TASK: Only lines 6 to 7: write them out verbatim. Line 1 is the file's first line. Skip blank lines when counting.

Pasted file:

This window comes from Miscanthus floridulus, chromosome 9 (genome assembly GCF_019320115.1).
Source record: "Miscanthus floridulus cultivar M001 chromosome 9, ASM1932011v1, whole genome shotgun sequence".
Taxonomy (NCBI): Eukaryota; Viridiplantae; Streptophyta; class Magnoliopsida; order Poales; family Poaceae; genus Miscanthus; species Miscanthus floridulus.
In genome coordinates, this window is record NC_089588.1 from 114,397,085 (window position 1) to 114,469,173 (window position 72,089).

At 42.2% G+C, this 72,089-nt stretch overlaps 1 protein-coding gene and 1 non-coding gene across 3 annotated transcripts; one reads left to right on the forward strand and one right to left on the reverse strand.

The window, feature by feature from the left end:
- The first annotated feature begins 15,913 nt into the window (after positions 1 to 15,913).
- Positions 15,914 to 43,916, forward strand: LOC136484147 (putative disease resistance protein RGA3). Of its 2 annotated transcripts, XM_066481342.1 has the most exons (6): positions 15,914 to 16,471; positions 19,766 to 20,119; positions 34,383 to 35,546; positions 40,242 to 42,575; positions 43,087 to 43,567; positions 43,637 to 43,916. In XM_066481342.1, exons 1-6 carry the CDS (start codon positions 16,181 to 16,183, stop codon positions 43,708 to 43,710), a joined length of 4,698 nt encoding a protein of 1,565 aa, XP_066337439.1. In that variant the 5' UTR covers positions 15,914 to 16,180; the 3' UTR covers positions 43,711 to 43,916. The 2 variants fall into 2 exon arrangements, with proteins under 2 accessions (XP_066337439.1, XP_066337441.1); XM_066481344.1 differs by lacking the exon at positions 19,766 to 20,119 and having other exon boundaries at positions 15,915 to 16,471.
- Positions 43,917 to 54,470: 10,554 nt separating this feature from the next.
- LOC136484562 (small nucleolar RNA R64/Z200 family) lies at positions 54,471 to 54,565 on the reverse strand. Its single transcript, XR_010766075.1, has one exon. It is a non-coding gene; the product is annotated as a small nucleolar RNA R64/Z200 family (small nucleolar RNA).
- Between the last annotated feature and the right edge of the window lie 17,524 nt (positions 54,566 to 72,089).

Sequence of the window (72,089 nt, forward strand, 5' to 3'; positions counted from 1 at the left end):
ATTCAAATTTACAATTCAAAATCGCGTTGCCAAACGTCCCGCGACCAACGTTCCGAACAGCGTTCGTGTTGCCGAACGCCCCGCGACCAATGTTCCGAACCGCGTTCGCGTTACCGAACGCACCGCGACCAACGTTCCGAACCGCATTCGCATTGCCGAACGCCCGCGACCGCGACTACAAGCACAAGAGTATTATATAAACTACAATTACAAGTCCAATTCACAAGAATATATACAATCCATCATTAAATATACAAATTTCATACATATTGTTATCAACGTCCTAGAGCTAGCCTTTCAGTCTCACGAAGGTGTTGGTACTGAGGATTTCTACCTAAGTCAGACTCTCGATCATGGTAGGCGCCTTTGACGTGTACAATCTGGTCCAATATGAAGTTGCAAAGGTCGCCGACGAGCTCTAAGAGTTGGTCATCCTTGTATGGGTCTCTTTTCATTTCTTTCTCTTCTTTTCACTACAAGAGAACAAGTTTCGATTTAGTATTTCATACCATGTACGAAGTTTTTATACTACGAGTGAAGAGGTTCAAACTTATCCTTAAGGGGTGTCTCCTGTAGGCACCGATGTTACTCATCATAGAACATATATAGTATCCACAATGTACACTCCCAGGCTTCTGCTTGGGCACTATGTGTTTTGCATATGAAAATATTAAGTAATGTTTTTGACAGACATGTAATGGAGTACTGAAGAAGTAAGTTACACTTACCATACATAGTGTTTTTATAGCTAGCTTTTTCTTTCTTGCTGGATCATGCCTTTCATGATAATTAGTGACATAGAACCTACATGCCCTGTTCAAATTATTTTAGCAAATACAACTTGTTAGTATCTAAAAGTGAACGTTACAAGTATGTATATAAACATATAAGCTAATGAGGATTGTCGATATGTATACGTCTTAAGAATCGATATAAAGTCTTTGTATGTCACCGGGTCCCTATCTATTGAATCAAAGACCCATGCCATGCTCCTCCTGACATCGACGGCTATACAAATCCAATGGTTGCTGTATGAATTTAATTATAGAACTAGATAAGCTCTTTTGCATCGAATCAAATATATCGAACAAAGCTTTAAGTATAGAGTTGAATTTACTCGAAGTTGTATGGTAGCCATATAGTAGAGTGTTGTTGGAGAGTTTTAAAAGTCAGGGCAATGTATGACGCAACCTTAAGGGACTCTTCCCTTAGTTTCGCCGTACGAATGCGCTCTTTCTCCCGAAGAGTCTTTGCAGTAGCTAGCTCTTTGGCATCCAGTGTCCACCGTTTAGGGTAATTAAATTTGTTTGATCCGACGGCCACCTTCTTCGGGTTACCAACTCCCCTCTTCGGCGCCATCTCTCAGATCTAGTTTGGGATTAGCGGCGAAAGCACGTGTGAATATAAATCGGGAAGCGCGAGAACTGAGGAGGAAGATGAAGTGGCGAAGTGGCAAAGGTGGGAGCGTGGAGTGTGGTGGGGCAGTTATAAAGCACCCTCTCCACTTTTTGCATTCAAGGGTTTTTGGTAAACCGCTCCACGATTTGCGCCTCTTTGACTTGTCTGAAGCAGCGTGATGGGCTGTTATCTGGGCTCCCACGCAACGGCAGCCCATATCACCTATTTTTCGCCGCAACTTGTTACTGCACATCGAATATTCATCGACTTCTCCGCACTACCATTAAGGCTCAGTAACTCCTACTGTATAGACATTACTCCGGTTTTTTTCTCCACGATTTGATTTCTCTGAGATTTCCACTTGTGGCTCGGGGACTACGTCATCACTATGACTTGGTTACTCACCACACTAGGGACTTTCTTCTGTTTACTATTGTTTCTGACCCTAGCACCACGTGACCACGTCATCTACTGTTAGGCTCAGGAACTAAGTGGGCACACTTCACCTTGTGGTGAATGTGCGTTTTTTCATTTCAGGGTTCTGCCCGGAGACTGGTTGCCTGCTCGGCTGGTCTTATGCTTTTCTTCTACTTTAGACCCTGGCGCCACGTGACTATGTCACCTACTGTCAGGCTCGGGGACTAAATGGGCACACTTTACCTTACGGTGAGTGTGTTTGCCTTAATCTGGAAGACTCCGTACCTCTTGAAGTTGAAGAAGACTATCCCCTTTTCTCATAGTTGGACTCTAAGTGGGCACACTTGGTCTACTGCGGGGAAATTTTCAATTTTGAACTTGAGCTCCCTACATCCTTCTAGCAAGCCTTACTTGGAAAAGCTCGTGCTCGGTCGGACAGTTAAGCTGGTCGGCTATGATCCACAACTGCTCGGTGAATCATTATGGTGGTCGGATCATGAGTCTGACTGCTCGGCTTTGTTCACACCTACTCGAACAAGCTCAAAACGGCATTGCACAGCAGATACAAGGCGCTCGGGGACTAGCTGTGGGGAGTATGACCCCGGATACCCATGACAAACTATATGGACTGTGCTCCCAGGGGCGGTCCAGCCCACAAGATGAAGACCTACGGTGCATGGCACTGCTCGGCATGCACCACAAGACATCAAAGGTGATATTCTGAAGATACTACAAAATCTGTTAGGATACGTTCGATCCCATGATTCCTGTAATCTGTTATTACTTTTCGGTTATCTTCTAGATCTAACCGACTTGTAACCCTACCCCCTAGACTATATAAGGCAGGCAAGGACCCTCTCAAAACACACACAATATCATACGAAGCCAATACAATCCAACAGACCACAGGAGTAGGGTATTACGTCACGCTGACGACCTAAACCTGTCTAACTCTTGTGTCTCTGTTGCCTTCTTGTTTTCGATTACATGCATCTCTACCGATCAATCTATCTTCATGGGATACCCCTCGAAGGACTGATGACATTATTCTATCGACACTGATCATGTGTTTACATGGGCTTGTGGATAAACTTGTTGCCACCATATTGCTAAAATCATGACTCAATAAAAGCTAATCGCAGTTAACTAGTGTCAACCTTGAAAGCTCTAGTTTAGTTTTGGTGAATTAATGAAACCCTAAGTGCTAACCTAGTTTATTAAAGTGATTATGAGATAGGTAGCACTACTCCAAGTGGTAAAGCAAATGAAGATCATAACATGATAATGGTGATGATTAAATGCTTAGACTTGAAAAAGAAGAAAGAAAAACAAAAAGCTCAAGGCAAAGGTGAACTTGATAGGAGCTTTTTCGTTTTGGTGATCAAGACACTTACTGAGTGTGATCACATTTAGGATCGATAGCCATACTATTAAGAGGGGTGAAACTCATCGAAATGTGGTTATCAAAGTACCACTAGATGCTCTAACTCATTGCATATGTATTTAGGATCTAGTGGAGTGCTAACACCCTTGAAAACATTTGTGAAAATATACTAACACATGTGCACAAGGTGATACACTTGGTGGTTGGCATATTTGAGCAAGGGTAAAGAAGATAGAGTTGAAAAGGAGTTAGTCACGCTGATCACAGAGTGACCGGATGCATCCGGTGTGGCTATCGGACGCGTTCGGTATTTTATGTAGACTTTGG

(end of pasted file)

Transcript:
The window, feature by feature from the left end:
- The first annotated feature begins 15,913 nt into the window (after positions 1 to 15,913).